Why are we there?
- Endemic/epidemic disease
- Mozambique: Treating Kaposi’s sarcoma in Maputo
- Mozambique: Fighting HIV/AIDS – A long battle with an uncertain outcome
- Video: A new model for getting HIV treatment in Mozambique
This is an extract from our latest Activity Report, looking back on our work in the previous year.
Médecins Sans Frontières/Doctors Without Borders (MSF) has been supporting the Ministry of Health to increase the number of people on antiretroviral (ARV) treatment for HIV.
Despite progress in Mozambique’s national response to HIV/AIDS, the virus still accounts for 40 percent of adult deaths and 14 percent of child deaths in the country.
One significant barrier to people getting appropriate healthcare is a lack of skilled medical professionals.
MSF has developed innovative solutions in the management of HIV to overcome this obstacle, by empowering patients as well as lower level healthcare workers.
Comprehensive HIV/TB co-infection treatment
Comprehensive treatment for HIV patients co-infected with tuberculosis (TB) was provided through programmes in Chamanculo and Mavalane districts in the capital city, Maputo, and in Tete.
Specialised care was given to people with more complex conditions, such as drug-resistant TB (DR-TB), and those who had not responded to first-line ARV treatment, or had Kaposi’s sarcoma or cervical cancer.
Treatment for children was also included in the programmes. MSF is supporting implementation of a policy to provide all HIV-positive pregnant women, and children under five, with ARVs.
Complex HIV/AIDS cases
In Chamanculo, MSF worked in five health centres and in one referral centre for complex HIV/AIDS cases, all run by the Ministry of Health.
MSF also supported the Mavalane project which registered patients on ARV treatment in four health centres and one health post; six percent of the patients who registered were under 15.
MSF has another team supporting the Primeiro de Maio health centre, which provides services specifically for adolescents. More than 600 young people were offered counselling, peer education, testing and linkage to care each month.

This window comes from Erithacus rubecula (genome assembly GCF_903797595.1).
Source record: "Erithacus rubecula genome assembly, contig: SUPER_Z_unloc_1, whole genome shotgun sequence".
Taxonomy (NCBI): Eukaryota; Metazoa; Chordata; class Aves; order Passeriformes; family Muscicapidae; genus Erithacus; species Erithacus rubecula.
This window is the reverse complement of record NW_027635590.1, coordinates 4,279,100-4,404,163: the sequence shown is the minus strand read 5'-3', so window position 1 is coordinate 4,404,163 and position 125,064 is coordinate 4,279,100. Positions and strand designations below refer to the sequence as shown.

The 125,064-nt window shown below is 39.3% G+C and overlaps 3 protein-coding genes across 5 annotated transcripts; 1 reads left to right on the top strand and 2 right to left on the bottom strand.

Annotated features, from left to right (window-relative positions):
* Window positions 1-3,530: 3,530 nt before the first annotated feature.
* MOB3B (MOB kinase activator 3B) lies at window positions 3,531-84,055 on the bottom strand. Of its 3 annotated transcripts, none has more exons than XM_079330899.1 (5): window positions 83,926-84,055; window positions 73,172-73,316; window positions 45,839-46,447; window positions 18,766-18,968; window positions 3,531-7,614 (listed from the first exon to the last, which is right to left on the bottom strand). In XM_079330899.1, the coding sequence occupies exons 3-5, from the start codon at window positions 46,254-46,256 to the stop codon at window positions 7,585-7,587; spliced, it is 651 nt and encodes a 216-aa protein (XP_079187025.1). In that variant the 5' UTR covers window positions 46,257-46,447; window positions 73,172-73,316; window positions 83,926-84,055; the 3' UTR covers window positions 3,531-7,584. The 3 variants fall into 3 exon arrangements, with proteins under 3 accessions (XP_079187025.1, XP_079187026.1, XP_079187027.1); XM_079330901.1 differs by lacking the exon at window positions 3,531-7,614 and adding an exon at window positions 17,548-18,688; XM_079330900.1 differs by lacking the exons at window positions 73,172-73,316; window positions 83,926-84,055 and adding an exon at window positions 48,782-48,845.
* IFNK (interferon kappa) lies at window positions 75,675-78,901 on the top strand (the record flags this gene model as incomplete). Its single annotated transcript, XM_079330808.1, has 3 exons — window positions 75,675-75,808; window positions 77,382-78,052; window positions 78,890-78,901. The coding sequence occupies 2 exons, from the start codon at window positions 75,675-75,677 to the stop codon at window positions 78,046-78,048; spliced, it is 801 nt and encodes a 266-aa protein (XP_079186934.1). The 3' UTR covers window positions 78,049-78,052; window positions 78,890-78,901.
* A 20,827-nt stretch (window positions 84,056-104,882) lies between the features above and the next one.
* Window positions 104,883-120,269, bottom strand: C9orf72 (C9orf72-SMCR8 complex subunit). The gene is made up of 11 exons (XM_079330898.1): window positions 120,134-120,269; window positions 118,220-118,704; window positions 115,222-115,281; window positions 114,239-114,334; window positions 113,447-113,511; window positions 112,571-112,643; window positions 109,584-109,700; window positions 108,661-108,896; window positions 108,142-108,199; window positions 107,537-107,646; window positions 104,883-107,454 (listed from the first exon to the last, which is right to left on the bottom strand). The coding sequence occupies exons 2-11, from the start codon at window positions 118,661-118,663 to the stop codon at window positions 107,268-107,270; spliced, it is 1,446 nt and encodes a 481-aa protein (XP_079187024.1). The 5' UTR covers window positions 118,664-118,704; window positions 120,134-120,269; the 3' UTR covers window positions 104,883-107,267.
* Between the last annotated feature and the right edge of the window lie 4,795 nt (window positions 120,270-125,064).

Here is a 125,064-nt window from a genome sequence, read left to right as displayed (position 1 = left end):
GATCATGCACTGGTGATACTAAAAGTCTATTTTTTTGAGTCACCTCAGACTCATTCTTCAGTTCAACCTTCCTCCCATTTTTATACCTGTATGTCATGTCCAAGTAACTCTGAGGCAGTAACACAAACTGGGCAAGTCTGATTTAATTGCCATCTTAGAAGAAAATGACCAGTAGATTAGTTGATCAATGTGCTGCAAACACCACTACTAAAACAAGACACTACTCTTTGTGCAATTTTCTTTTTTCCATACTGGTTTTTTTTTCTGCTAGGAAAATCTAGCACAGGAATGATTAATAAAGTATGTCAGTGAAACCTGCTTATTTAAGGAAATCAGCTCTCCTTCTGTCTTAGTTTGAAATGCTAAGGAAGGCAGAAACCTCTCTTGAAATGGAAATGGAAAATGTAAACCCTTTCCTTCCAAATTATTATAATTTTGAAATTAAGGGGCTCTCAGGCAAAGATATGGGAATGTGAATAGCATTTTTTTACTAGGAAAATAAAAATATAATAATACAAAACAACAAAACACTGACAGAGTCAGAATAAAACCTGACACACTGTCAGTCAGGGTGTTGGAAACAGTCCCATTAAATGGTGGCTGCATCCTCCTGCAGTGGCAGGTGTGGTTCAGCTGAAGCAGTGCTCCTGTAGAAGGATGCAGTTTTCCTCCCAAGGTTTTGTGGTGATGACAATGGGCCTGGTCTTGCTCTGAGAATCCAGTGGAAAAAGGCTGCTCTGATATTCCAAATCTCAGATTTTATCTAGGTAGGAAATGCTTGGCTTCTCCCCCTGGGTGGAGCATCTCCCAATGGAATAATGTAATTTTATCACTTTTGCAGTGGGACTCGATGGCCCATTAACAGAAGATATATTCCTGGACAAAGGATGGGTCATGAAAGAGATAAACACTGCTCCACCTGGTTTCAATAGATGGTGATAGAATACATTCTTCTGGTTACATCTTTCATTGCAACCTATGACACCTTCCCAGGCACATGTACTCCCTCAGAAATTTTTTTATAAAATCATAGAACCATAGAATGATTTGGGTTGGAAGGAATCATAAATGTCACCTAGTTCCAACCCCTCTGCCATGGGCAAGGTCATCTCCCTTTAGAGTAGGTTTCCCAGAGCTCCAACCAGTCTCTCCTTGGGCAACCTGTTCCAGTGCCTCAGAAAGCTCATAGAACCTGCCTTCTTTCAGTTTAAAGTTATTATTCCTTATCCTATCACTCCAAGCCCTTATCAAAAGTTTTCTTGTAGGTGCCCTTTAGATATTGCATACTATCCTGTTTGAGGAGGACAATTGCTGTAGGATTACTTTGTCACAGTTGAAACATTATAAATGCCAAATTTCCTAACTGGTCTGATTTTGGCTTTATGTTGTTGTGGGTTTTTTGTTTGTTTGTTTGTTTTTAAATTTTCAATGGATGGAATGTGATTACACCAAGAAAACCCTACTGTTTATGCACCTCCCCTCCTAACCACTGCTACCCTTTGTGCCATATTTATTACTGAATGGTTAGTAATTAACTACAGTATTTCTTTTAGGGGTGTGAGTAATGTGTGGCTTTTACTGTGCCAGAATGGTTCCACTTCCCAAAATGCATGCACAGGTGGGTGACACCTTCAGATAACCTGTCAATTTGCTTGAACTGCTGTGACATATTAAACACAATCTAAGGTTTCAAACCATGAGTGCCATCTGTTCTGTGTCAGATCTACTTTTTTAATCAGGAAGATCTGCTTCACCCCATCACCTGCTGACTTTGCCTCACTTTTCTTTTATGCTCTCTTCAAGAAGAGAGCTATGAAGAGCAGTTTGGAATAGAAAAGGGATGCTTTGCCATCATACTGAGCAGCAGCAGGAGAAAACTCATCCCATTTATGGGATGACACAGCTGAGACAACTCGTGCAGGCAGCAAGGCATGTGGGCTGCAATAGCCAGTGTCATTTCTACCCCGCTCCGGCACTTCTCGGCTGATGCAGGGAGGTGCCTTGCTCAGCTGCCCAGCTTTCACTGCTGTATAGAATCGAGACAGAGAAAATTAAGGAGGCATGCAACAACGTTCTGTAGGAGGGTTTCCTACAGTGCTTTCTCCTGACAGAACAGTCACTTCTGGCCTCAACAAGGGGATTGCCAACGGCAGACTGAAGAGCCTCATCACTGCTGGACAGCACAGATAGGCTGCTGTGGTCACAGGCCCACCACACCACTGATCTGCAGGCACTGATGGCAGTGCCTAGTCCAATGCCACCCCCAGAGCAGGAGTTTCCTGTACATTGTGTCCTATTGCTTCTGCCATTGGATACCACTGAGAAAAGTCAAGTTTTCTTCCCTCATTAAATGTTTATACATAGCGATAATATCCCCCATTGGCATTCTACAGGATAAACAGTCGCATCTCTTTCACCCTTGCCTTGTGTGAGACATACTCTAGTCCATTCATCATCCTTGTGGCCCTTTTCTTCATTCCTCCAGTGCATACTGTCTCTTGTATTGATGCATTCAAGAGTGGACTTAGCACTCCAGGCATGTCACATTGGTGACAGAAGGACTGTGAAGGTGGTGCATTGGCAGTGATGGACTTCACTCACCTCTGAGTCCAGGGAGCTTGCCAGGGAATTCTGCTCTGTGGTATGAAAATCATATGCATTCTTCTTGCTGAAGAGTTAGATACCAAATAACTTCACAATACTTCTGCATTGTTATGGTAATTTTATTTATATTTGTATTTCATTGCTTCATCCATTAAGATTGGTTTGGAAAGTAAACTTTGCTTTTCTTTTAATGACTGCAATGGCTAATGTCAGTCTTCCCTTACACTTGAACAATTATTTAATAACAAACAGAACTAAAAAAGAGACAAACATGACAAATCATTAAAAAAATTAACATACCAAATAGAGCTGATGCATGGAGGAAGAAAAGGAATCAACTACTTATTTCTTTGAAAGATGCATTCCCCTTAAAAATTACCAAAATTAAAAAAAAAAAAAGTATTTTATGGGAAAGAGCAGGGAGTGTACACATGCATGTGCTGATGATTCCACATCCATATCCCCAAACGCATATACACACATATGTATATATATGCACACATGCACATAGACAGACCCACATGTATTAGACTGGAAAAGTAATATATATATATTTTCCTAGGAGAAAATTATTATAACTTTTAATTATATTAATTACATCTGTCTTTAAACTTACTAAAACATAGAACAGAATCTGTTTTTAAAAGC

Viral load technology, considered the ‘gold standard’ for monitoring the amount of HIV virus in a patient’s blood, was introduced in Maputo and Changara district in 2013.
An MSF team provided staff training in support of the Ministry of Health’s Acceleration Plan to make ARV treatment available to more people in need.
Flooding in Chokwe
At the beginning of the year, heavy rains caused extensive flooding. Gaza province and the city of Chokwe were particularly affected, and health facilities, including the main hospital, were disrupted.
MSF deployed an emergency team to support the health ministry with extra staff and medical supplies.
During the two-month emergency programme the team carried out more than 23,000 medical consultations.
Almost half of these related to HIV/AIDS and TB. The rest of the patients were mainly suffering from respiratory infections, diarrhoea and malaria.
At the end of 2013, MSF had 327 staff in Mozambique. MSF has been working in the country since 1984.
Carla, cured of multidrug-resistant TB, Maputo
"I feel like I was born again. It was more than two years of treatment, which finally has ended.
"I thought about giving up the treatment and I even thought about suicide. Today I have hearing problems and I am forced to use a hearing aid to be able to listen.
"Besides that, my vision problem got worse. It was a big challenge for me, but now I am cured of drug-resistant TB and I can proceed with my dreams."